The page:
• Looking at the bill through a light will also reveal a thin vertical strip containing text that spells out the bill’s denomination.

I’d also like to pass on some tips from the U.S. Treasury:

  • Color-shifting ink: If you hold the new series bill (except the $5 note) and tilt it back and forth, please observe the numeral in the lower right hand corner as its color shifts from green to black and back.
  • Watermark: Hold the bill up to a light to view the watermark in an unprinted space to the right of the portrait. The watermark can be seen from both sides of the bill since it is not printed on the bill but is imbedded in the paper.
  • Security Thread: Hold he bill a light to view the security thread. You will see a thin imbedded strip running from top to bottom on the face of a banknote. In the $10 and $50 the security strip is located to the right of the portrait, and in the $5, $20 and $100, it is located just to the left of the portrait.
  • Ultraviolet Glow: If the bill is held up to an ultraviolet light, the $5 bill glows blue; the $10 bill glows orange, the $20 bill glows green, the $50 bill glows yellow, and the $100 bill glows red – if they are authentic!
  • Microprinting: There are minute microprinting on the security threads: the $5 bill has “USA FIVE” written on the thread; the $10 bill has “USA TEN” written on the thread; the $20 bill has “USA TWENTY” written on the thread; the $50 bill has “USA 50” written on the thread; and the $100 bill has the words “USA 100” written on the security thread. Microprinting can be found around the portrait as well as on the security threads.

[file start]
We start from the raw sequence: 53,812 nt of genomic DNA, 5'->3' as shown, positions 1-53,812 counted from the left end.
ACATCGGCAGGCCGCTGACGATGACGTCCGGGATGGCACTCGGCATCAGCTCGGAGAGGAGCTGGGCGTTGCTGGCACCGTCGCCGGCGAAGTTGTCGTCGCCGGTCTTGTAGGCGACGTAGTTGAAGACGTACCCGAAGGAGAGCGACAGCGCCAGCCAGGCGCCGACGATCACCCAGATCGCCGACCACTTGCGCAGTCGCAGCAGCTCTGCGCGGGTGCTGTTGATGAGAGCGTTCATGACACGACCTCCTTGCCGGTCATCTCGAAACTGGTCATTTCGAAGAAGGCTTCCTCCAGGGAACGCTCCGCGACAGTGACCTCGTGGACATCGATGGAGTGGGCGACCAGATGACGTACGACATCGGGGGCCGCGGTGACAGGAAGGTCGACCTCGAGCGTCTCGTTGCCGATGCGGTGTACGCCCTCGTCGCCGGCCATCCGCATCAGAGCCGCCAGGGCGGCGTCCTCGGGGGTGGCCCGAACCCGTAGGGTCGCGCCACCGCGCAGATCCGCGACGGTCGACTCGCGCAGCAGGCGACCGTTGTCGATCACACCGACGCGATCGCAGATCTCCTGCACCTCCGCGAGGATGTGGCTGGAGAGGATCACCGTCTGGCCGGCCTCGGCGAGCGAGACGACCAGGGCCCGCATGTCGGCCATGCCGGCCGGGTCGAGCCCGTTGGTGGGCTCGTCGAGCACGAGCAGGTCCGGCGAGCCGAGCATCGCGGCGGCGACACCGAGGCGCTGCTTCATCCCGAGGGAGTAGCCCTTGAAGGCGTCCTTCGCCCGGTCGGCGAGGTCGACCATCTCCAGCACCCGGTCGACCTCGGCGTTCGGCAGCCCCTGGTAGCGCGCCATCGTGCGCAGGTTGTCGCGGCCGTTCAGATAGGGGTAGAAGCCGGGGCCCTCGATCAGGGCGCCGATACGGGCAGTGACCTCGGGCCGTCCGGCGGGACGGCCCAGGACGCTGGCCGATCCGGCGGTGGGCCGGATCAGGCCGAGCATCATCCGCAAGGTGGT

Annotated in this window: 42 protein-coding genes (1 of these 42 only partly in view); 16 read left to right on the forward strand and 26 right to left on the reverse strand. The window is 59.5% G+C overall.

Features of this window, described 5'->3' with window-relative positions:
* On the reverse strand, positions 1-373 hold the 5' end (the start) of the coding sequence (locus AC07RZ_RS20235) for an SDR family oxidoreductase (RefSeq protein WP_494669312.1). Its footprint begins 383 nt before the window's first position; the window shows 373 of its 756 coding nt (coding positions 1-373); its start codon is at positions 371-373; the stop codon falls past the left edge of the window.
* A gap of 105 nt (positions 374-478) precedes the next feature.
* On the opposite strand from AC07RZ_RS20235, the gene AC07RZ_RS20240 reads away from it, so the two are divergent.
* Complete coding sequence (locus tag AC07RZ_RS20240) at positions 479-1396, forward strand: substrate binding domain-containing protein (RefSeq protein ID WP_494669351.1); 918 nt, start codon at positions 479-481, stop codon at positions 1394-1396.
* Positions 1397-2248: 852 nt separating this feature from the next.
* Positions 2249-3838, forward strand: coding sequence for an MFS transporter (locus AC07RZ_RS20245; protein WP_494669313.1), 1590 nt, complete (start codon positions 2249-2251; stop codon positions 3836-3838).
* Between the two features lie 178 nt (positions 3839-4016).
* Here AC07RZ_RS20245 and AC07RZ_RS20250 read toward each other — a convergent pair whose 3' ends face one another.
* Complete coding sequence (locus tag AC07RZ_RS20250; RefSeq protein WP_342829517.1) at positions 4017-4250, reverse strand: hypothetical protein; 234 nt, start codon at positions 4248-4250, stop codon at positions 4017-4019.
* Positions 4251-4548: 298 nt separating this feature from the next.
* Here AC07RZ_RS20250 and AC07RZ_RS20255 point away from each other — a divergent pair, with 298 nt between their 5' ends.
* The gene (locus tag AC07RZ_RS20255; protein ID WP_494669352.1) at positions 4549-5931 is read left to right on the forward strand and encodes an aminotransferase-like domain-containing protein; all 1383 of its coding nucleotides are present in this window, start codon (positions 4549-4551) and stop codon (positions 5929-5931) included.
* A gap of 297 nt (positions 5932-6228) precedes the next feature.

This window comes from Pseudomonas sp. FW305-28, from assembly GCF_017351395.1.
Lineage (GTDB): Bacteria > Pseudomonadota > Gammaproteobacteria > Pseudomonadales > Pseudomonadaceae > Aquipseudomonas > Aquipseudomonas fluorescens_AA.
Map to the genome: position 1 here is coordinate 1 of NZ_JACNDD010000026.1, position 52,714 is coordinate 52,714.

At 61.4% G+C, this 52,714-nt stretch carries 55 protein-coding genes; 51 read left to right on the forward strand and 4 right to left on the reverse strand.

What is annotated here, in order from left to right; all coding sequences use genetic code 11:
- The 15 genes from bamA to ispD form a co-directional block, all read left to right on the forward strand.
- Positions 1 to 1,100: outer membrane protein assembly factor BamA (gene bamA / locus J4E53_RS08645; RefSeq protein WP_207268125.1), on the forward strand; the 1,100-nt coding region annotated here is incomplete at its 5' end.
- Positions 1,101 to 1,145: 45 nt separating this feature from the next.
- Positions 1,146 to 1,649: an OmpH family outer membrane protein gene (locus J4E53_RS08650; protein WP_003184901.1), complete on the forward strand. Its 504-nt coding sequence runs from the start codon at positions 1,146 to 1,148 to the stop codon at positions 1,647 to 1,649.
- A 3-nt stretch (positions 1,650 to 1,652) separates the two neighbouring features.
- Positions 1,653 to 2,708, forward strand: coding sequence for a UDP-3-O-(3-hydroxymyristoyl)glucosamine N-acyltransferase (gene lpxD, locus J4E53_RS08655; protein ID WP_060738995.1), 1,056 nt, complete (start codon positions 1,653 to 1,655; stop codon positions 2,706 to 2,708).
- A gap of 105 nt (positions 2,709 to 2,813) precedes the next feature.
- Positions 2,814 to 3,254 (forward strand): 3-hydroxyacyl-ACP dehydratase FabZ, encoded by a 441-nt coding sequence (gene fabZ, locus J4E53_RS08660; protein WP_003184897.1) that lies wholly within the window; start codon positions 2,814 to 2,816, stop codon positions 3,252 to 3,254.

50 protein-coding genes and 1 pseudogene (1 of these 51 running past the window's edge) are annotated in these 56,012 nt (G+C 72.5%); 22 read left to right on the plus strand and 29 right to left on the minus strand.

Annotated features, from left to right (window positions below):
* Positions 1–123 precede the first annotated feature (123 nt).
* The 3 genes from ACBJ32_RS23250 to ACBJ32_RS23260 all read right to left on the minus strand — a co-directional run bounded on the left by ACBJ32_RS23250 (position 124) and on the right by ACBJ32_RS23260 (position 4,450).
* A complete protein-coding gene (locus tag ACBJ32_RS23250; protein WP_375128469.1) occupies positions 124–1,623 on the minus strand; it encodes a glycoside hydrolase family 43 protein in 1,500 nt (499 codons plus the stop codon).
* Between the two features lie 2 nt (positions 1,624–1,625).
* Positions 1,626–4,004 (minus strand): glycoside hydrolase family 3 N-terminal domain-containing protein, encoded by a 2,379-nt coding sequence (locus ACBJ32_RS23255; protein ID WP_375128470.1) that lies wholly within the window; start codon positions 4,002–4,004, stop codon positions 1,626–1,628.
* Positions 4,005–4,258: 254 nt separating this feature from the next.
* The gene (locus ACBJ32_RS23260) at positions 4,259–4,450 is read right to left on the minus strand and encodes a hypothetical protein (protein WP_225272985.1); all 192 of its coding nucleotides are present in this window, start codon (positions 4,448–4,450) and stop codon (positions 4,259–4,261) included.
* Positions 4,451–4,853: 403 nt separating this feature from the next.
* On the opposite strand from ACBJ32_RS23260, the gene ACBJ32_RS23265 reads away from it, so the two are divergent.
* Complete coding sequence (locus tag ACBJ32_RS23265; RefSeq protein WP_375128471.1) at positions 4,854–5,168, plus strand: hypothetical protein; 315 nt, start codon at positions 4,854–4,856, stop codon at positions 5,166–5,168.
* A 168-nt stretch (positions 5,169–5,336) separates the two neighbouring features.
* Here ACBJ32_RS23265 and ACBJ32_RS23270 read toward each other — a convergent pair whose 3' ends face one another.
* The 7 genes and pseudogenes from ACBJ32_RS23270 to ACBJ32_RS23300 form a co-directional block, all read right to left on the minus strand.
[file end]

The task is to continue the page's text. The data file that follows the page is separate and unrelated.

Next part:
• Fine Line Printing Patterns: Very fine lines have been added behind the portrait and on the reverse side scene to make it harder to reproduce.
  • Comparison: Compare the feel and texture of the paper with other bills you know are authentic.

If you believe you have received a counterfeit bill, the U.S. Treasury advises you to do the following:

  • Do not put yourself in danger.
  • Do not return the bill to the passer.
  • Delay the passer with some excuse, if possible.
  • Observe the passer’s description – and their companions’ descriptions – and write down their vehicle license plate numbers if you can.
  • Contact your local police department or call your local Secret Service office.
  • Write your initials and date in the white border area of the suspected counterfeit note.
  • Do not handle the counterfeit note. Place it inside a protective cover, a plastic bag, or envelope to protect it until you place it in the hands of an identified Secret Service Special Agent. You can also mail it to your nearest Secret Service office.

Remember, if you are passed a counterfeit bill, you own it. So when accepting cash, it pays to be knowledgeable about the crime of counterfeiting.

About the author: 
Paul Davis is a writer who covers crime & security for newspapers, magazines and the Internet. He can be reached at pauldavisoncrime@aol.com

Paul Davis on Crime & Security